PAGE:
Folks, remember to 'whack' the ratchet, rather than applying steady force. Much easier to strip a fastener with the latter.
But IMO, there's no reason to torque a drain plug to hell unless the pan surface is not perfectly flat, which has happened to me ONCE. On that car I tightened the drain plug by feel, as always, and after checking it a few hundred miles later (I always do on new cars for that reason), had to apply more pressure. It kept dripping, so finally had to apply the spec torque (lower end of the range), and that took care of it, by deforming the crush washer enough to close any gaps (which is not needed in most cases). But on all my other cars and motorcycles, and after 3+ decades of doing all my oil changes, never a drop, nor a stripped plug/threads. I view those specs as MAX torque, not what you want to initially put, but manufacturers want to simplify things... just like adding oil until you're a quart low, which is stupid IMO (and I obviously don't do, because I know how the sensor works).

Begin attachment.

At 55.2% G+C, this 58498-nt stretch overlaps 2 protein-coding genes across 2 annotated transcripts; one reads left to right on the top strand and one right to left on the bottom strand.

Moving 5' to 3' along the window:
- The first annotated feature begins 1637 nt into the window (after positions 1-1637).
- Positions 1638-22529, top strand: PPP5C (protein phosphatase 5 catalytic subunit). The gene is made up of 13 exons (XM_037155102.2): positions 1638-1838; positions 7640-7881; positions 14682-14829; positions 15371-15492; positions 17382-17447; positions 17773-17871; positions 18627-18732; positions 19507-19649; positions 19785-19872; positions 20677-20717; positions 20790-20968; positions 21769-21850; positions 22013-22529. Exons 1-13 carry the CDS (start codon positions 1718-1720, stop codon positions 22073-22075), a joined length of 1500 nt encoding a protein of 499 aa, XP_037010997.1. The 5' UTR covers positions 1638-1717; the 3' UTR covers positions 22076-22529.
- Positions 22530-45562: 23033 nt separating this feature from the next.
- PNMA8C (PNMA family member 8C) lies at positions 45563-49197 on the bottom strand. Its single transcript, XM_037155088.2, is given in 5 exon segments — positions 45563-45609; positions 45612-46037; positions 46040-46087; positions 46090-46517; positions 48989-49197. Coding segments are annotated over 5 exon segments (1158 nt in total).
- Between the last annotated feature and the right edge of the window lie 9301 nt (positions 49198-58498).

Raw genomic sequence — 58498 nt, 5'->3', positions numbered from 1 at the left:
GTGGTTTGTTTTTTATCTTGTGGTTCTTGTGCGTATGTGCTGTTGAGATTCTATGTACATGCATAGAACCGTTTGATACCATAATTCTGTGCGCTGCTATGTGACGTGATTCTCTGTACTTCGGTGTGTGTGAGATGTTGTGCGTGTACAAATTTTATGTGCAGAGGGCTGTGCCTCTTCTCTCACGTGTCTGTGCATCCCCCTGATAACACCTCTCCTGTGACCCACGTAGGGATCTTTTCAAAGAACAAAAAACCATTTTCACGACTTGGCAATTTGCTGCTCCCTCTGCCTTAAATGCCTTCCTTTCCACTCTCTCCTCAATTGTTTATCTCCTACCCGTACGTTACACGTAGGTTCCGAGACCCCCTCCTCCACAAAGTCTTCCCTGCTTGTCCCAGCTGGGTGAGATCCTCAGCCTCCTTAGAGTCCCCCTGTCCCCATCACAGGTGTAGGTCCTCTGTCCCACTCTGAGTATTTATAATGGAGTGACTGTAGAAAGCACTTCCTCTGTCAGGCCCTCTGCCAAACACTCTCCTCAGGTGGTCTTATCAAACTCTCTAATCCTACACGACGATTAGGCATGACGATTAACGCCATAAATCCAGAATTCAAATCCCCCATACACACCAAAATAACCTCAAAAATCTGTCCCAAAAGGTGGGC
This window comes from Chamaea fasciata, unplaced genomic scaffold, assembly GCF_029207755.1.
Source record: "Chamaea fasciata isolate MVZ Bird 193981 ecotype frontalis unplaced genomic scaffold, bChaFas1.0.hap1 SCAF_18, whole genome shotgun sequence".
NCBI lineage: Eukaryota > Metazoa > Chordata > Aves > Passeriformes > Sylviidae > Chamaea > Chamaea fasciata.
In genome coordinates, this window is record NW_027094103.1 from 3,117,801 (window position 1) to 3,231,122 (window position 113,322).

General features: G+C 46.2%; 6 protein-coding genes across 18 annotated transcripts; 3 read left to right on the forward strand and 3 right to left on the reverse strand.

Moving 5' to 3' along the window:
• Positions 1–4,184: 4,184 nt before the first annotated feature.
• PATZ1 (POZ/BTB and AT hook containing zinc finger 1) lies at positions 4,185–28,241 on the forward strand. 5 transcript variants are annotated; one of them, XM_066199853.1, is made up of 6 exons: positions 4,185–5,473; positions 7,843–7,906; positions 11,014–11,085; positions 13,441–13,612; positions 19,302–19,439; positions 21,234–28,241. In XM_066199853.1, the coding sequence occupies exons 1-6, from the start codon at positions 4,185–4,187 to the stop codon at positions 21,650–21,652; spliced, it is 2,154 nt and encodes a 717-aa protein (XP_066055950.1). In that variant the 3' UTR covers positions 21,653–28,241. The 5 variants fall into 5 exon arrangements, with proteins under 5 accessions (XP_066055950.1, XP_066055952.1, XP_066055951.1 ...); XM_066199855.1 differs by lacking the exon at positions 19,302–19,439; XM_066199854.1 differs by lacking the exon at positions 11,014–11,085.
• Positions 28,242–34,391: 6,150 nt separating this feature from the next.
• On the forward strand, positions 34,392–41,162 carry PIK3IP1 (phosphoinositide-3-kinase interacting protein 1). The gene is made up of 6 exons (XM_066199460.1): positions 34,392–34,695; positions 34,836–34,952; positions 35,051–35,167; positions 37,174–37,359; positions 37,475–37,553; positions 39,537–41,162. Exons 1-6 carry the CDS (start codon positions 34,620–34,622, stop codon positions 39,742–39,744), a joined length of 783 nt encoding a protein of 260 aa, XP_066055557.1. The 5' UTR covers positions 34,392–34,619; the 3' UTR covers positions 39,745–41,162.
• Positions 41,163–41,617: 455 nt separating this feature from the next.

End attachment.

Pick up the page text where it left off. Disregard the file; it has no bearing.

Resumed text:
Anyway, on weaker hex-head drain plugs, as evidenced by the last few posts, you either have to apply less torque, or have a supply of extra drain plugs
. But my main worry of keep using the recommended gorilla torque would be eventually stripping the pan; that'd be fun
. By the way, I can't describe what I know to be the right torque by feel, but my guess is I put around 15 lb/ft, rather than the 25 lb/ft typically recommended. And no, I'm not encouraging anybody to use less torque than recommended, especially those not mechanically inclined who don't understand what I'm talking about, but simply relaying my observations and personal experience
. Good day gang.